And now for lots of dots

Since the last post featured a detailed, graphite drawing, I’ve dropped back to ink for this portrait of Flannery O’Connor. I’m never quite sure if I prefer graphite to ink; like everything, it probably depends on my mood. But if you’ve read any O’Connor, you know she writes about grace and wickedness—light and dark—so ink did feel like the slightly more appropriate choice in this case.

I also wanted to try a portrait in the Wall Street Journal’s famous “hedcut” style, which replicates the classic, engraved look of currency. So I found this great video detailing the process and gave it a shot. Naturally, this method is time consuming and gives you hand cramps, so another savvy Photoshop user figured out a way to digitally replicate the effect. Like all digital shortcuts, it’s not perfect, but it does save you from placing a million dots into carefully contoured lines.

First attempt. The line quality was too comic-book and didn’t suit Flannery at all, so I decided to try a hedcut.

The result I came up with wasn’t exactly Wall Street Journal, but that’s fine. In fact, it’s great because when you’re trying to sort out your own style, it’s helpful to copy someone else’s.

I realize that sounds counterintuitive. However, the fact is you’ll never match someone else’s style yet in the struggle to do so, your own line will naturally emerge. This is why art students copy paintings from the Old Masters and why, in one of the first fiction workshops I took, the instructor assigned us to try writing in the style of our favorite author. I went for Kafka and, while my story failed, it forced me to take apart his stories and figure out why I liked them so much.

Anyway, I think my own, slightly garish and grotesque line came through. That tends to happen any time I work in ink. Either that, or things turn into cartoons. I just can’t help myself. After all, I learned to draw by copying cartoon characters.

An earlier attempt at hedcut style using bigger dots.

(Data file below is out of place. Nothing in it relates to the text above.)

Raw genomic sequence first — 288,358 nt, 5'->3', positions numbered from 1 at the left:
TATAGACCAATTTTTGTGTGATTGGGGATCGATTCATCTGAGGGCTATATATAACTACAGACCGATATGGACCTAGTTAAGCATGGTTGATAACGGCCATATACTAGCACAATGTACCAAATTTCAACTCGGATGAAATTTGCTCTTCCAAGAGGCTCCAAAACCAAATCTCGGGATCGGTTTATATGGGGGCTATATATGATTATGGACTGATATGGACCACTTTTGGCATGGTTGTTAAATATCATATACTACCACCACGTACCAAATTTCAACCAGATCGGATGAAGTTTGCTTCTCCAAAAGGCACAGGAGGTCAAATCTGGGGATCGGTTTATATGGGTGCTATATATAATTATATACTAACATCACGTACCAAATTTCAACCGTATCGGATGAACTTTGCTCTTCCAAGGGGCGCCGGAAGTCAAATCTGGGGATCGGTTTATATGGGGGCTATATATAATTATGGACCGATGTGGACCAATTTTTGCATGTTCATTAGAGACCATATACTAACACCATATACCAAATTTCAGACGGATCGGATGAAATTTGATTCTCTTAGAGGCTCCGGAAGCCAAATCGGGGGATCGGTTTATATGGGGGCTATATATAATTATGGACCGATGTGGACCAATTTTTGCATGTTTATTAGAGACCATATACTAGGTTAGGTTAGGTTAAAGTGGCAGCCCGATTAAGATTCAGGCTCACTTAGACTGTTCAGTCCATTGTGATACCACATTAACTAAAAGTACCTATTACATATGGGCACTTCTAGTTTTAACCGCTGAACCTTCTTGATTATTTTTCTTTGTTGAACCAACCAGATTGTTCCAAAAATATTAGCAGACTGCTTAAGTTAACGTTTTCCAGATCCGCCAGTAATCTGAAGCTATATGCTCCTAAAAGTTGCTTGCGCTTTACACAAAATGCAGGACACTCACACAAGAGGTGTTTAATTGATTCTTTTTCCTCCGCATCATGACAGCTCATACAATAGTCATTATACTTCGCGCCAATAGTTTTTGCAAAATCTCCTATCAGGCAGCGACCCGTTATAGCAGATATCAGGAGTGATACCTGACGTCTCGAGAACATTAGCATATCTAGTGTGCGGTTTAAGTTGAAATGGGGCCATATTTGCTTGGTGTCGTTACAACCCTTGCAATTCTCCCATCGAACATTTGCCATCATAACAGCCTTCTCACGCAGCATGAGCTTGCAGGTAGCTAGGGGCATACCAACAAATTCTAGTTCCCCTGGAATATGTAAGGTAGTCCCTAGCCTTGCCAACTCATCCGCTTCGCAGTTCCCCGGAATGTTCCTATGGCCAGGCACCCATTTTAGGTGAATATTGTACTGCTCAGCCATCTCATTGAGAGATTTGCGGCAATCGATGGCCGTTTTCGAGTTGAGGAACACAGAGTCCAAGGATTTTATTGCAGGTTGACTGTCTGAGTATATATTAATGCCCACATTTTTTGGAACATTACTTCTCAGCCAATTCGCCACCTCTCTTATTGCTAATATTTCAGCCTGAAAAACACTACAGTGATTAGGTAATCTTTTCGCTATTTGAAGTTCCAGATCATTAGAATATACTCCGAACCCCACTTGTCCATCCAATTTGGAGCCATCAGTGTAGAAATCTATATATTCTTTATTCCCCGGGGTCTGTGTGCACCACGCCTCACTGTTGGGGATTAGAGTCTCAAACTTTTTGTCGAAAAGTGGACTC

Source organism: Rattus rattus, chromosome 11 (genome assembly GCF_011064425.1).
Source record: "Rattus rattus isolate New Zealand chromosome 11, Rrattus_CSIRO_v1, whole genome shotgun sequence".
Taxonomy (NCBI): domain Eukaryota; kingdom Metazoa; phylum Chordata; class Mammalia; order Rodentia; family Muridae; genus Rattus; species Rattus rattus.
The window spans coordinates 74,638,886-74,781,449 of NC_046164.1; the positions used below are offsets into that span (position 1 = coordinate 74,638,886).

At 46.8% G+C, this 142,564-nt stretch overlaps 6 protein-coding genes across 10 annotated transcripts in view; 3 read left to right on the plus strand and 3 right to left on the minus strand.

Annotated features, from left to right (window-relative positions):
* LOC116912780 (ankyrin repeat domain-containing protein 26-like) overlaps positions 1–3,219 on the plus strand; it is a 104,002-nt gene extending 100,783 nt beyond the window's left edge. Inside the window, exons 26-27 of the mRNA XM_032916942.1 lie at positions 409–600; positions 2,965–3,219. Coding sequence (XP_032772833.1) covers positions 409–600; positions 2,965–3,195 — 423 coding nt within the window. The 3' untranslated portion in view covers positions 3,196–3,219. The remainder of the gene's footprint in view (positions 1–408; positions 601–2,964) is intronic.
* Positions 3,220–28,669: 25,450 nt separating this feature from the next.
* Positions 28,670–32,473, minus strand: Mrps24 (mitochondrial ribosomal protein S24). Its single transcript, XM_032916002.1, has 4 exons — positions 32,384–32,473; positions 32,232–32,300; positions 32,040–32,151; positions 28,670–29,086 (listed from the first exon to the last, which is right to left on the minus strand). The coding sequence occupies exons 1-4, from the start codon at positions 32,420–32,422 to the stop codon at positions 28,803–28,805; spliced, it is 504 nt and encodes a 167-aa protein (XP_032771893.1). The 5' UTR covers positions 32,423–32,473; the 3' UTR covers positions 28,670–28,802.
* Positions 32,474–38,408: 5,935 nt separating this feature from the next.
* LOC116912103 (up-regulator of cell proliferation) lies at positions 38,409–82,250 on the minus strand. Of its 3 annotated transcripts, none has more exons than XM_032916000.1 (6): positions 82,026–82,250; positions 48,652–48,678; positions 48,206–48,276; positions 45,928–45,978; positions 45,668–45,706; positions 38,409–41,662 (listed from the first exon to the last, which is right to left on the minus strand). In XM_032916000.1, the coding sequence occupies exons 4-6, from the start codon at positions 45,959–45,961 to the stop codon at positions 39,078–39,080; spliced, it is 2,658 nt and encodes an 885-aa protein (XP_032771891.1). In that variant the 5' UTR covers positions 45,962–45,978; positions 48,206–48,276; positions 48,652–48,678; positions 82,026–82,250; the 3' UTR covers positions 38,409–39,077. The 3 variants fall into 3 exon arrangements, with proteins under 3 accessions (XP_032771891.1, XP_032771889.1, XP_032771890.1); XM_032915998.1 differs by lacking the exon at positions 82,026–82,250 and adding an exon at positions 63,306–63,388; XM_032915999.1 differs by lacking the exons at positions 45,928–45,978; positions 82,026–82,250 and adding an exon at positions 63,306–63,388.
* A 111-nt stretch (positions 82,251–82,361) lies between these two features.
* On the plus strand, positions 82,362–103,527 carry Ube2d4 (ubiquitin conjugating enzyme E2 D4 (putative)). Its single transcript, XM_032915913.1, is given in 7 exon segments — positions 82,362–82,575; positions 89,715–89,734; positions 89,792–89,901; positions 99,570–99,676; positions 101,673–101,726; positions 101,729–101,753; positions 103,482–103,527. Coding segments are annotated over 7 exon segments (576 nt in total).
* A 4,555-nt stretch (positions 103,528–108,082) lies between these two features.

Fortunately, it’s time to shift gears back into some design work for a while and give my hand a chance to rest. Besides, I’ve killed all my pens.

I’ll close with a quote from Flannery O’Connor. She has a ton of great quotes (like: “Anybody who has survived his childhood has enough information about life to last him the rest of his days.”), but here’s one of my favorites:

Medicine for Melancholy

Ray Bradbury died today. At 91, he’d lived the life most writers only dream about: a long and healthy one filled with books and magical worlds he’d created and generations of readers inspired by them. He was that rare writer who worked in genres typically ignored and disdained by the literary establishment—namely, science fiction, fantasy, and horror—yet garnered critical acclaim for his work. He was one of my favorites.

Bradbury was also one of the few writers I remember reading as a child yet still enjoyed immensely as an adult. In fact, I have a very specific memory of reading “All Summer in a Day” when I was 9 years old. I couldn’t believe a story that short could move me so much. The idea of Margot locked in the closet as the sun shined on Venus haunted me for decades. When I returned to the story after years of writing my own fiction, I marveled at his prose–clean and deceptively simple but, at the same time, incredibly alive with the moment, like this scene: